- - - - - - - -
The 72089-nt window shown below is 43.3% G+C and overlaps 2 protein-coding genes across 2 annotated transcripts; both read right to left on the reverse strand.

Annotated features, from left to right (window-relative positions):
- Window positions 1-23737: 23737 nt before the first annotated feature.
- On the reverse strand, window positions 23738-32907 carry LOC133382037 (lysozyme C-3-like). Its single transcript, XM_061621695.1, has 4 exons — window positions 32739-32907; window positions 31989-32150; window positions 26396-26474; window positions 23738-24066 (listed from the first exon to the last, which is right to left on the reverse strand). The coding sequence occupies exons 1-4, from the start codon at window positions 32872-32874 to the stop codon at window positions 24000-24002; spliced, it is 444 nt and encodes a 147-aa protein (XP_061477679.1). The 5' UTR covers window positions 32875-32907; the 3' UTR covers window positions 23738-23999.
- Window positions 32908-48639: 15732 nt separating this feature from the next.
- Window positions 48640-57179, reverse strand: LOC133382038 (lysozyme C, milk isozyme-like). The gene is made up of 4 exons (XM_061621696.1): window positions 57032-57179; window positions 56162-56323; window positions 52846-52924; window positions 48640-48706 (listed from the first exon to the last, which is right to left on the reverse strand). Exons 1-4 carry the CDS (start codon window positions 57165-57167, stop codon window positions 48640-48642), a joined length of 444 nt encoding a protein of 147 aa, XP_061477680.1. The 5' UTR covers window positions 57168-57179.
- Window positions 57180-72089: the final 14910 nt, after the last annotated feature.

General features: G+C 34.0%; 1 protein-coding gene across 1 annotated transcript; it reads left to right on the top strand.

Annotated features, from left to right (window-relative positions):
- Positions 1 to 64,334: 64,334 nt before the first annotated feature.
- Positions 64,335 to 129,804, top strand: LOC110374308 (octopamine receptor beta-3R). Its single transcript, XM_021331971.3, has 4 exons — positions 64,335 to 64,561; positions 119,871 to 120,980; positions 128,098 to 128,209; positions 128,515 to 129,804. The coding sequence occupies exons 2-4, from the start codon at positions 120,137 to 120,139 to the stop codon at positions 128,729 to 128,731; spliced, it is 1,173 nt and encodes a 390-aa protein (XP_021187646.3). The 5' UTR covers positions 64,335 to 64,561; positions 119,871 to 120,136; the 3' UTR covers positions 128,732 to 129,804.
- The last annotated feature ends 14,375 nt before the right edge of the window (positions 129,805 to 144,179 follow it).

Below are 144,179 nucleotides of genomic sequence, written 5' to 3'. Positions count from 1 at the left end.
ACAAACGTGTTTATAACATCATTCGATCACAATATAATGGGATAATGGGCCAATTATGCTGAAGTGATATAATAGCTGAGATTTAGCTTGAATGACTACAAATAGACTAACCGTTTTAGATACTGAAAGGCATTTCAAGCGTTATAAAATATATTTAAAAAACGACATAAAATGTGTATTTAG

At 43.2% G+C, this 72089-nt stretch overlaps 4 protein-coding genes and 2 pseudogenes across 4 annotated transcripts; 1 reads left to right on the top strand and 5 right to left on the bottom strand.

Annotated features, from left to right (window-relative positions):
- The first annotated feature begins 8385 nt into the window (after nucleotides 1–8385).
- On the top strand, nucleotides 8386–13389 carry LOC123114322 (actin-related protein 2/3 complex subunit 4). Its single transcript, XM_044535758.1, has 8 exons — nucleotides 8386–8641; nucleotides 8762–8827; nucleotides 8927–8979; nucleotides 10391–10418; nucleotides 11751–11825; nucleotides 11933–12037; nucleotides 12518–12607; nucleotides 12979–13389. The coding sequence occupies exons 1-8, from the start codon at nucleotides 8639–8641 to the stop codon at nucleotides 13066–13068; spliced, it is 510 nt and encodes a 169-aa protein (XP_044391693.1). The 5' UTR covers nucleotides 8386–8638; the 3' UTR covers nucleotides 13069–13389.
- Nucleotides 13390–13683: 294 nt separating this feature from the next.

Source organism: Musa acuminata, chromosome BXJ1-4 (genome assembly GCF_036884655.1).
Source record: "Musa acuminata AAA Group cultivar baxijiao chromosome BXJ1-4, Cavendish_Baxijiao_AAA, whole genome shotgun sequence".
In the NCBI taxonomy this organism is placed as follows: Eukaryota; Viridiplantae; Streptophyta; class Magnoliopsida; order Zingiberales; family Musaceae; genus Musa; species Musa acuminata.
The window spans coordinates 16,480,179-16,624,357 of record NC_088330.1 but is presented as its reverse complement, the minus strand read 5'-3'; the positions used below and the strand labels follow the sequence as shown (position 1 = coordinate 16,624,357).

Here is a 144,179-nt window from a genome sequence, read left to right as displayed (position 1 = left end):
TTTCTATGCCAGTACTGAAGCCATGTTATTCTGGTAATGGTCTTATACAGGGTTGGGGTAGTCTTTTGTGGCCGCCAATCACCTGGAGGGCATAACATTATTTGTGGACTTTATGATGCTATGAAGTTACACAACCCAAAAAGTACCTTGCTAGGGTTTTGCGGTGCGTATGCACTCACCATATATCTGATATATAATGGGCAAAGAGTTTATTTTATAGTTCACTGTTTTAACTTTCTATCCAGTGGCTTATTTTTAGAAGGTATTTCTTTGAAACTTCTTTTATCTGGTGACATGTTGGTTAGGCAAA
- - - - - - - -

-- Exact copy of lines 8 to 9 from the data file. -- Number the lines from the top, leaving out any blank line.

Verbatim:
General features: G+C 34.0%; 1 protein-coding gene across 1 annotated transcript; it reads left to right on the top strand.

Annotated features, from left to right (window-relative positions):